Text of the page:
Russia's dangerous new ploy: US trading Ukraine for Venezuela

Russia's dangerous new ploy: US trading Ukraine for Venezuela
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Russia is peddling a dangerous new narrative: Washington should trade Ukraine for Venezuela.

This is Moscow’s most recent front in its war against Ukraine. Wolodymyr Zelenskii’s inauguration as Ukraine’s new president has not stopped Russia’s attempts to destroy Ukraine’s independence, democracy and integrity. Now it’s playing out in Washington.

The narrative goes that Washington should give Moscow a free hand in Ukraine — in return for Moscow supposedly giving Washington a free hand to unseat Venezuela’s venal and criminal Maduro regime. This narrative also argues that Washington should simply extend the New START Treaty for five years, while resuming arms control talks with Moscow.

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The Russian narrative contends that President TrumpDonald John TrumpDemocrats ask if they have reason to worry about UK result Trump scramble to rack up accomplishments gives conservatives heartburn Seven years after Sandy Hook, the politics of guns has changed MORE, believing himself exonerated by the Mueller report, can now freely improve relations with Moscow. Not coincidentally Vladimir PutinVladimir Vladimirovich PutinSenate confirms Trump's Russia ambassador Trump is right to shake up NATO Budowsky: Would John McCain back impeachment? MORE shares this narrative. Therefore, Washington should seek to improve these relations and retrieve them from the supposedly dangerous impasse into which they had fallen. Allegedly, only churlish members of the media, unregenerate Russophobes and foreign policy commentators oppose this development.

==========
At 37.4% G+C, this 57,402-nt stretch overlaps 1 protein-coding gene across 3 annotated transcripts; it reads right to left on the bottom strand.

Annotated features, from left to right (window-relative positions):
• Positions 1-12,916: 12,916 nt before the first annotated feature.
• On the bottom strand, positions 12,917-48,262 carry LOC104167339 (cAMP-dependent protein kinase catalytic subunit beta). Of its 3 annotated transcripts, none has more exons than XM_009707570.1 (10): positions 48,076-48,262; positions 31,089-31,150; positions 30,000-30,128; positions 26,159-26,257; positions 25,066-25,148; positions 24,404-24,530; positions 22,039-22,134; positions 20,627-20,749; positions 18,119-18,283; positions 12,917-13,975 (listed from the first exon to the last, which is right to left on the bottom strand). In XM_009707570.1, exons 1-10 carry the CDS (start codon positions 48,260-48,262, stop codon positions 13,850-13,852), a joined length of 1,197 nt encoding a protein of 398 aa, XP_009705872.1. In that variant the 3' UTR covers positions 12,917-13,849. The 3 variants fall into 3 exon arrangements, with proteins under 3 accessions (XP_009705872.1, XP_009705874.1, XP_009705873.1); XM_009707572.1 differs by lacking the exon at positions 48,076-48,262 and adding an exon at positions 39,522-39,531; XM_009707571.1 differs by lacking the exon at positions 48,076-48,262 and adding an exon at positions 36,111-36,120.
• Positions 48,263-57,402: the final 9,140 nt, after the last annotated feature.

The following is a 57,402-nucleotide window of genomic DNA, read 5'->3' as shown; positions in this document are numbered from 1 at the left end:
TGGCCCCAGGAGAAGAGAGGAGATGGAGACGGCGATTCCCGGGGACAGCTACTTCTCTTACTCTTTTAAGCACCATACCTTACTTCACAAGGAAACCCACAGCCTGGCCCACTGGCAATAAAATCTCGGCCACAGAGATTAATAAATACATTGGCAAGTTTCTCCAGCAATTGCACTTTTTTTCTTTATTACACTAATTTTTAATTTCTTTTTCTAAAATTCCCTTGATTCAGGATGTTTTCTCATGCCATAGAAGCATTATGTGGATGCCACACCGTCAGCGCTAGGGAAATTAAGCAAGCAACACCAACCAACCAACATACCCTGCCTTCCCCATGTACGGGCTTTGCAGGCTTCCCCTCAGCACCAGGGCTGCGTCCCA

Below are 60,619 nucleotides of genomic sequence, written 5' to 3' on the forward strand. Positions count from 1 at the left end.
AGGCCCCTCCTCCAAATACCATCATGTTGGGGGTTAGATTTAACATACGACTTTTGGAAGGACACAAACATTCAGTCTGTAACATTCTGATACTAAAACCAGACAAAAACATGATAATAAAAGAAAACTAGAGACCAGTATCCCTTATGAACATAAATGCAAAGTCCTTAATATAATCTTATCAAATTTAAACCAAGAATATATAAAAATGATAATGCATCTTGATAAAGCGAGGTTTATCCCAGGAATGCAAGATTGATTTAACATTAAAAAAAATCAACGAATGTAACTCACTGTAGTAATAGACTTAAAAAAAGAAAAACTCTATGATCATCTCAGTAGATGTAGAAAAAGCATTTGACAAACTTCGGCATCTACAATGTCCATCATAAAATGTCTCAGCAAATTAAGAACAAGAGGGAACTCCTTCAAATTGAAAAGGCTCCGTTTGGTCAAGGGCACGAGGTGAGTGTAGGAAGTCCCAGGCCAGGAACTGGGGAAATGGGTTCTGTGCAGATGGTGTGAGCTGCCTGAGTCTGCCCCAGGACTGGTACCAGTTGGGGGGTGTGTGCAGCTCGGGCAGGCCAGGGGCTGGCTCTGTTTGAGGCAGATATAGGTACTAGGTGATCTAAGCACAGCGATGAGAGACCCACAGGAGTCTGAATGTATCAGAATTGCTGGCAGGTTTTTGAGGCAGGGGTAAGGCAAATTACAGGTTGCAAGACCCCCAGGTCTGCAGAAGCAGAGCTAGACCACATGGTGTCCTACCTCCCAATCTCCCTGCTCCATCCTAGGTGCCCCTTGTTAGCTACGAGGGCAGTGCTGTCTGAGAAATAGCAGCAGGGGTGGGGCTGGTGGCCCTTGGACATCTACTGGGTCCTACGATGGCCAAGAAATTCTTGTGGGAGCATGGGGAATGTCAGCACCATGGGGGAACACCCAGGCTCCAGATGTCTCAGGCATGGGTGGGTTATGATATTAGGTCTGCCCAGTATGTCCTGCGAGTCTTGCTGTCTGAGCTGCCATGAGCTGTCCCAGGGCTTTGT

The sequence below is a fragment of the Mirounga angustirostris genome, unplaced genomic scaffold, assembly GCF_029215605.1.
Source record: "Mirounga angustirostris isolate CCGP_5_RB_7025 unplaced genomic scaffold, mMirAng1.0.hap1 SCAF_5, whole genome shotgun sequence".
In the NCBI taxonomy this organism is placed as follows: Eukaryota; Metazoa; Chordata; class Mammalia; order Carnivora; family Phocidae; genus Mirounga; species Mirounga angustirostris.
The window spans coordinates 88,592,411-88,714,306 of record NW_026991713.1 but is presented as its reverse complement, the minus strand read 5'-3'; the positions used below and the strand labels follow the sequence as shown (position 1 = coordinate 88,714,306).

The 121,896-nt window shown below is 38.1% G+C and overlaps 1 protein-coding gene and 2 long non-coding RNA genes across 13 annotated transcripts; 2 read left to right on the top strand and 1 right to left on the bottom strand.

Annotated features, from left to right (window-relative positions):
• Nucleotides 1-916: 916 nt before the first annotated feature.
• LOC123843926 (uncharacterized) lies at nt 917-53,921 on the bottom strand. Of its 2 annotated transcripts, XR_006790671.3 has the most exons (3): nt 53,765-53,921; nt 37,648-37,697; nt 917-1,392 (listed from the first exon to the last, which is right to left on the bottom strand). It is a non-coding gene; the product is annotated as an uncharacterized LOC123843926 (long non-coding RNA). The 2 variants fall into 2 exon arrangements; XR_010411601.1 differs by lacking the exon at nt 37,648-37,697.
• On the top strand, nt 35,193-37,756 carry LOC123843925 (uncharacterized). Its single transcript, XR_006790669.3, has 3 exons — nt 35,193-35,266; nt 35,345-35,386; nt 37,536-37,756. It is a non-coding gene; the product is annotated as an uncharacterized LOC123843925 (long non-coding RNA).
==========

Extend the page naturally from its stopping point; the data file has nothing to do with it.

Unfortunately, this approach is morally indefensible and strategically disastrous. Let us remember that Russia’s armies (including so-called separatists, who are really Moscow’s auxiliaries in Ukraine) invaded the Crimea and the Donbas and committed the most naked aggression since Saddam Hussein invaded Kuwait in 1990. Putin would also undoubtedly try to leave these “separatist” forces in the Donbass and Crimea to destroy any basis for independent Ukrainian statehood.

Second, Moscow unilaterally and knowingly broke the INF treaty. Meanwhile, Ambassador Antonov in Washington (who negotiated the New START Treaty) claims, that all the new nuclear weapons Putin has displayed to threaten the U.S. and its allies circumvent the New START Treaty and are therefore non-negotiable. Simply extending what has proven to be a one-sided and poorly drafted treaty will gain neither security nor arms control. Instead it will further weaken our own deterrent with nothing to show for it in return.

Third, in Venezuela, the issue is not so much Russian forces but Cuban forces, which are not bound by any bilateral Russo-American agreement. Thus, this narrative essentially represents a weakening of U.S. security and America’s global position.